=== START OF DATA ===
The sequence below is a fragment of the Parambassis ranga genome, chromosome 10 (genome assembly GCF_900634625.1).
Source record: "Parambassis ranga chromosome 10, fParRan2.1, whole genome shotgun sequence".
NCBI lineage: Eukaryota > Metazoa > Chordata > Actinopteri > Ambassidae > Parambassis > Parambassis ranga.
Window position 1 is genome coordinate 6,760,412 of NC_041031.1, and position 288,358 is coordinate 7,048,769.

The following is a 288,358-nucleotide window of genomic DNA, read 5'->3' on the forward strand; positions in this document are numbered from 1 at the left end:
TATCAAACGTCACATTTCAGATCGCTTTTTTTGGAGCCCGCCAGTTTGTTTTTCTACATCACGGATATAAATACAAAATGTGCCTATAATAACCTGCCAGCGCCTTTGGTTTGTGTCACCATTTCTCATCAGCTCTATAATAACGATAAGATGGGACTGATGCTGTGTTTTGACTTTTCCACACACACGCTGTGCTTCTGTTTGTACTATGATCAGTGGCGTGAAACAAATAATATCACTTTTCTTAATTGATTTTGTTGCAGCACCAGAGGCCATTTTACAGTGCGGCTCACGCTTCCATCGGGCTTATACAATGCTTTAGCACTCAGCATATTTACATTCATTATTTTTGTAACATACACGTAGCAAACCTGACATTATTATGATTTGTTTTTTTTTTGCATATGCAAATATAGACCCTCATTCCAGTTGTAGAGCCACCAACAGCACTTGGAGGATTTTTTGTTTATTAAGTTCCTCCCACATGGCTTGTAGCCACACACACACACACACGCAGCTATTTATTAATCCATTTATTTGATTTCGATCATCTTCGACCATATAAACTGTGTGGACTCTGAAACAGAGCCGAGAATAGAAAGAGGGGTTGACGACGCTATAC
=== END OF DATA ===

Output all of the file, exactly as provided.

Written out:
The sequence below is a fragment of the Parambassis ranga genome, chromosome 10 (genome assembly GCF_900634625.1).
Source record: "Parambassis ranga chromosome 10, fParRan2.1, whole genome shotgun sequence".
NCBI lineage: Eukaryota > Metazoa > Chordata > Actinopteri > Ambassidae > Parambassis > Parambassis ranga.
Window position 1 is genome coordinate 6,760,412 of NC_041031.1, and position 288,358 is coordinate 7,048,769.

The following is a 288,358-nucleotide window of genomic DNA, read 5'->3' on the forward strand; positions in this document are numbered from 1 at the left end:
TATCAAACGTCACATTTCAGATCGCTTTTTTTGGAGCCCGCCAGTTTGTTTTTCTACATCACGGATATAAATACAAAATGTGCCTATAATAACCTGCCAGCGCCTTTGGTTTGTGTCACCATTTCTCATCAGCTCTATAATAACGATAAGATGGGACTGATGCTGTGTTTTGACTTTTCCACACACACGCTGTGCTTCTGTTTGTACTATGATCAGTGGCGTGAAACAAATAATATCACTTTTCTTAATTGATTTTGTTGCAGCACCAGAGGCCATTTTACAGTGCGGCTCACGCTTCCATCGGGCTTATACAATGCTTTAGCACTCAGCATATTTACATTCATTATTTTTGTAACATACACGTAGCAAACCTGACATTATTATGATTTGTTTTTTTTTTGCATATGCAAATATAGACCCTCATTCCAGTTGTAGAGCCACCAACAGCACTTGGAGGATTTTTTGTTTATTAAGTTCCTCCCACATGGCTTGTAGCCACACACACACACACACGCAGCTATTTATTAATCCATTTATTTGATTTCGATCATCTTCGACCATATAAACTGTGTGGACTCTGAAACAGAGCCGAGAATAGAAAGAGGGGTTGACGACGCTATAC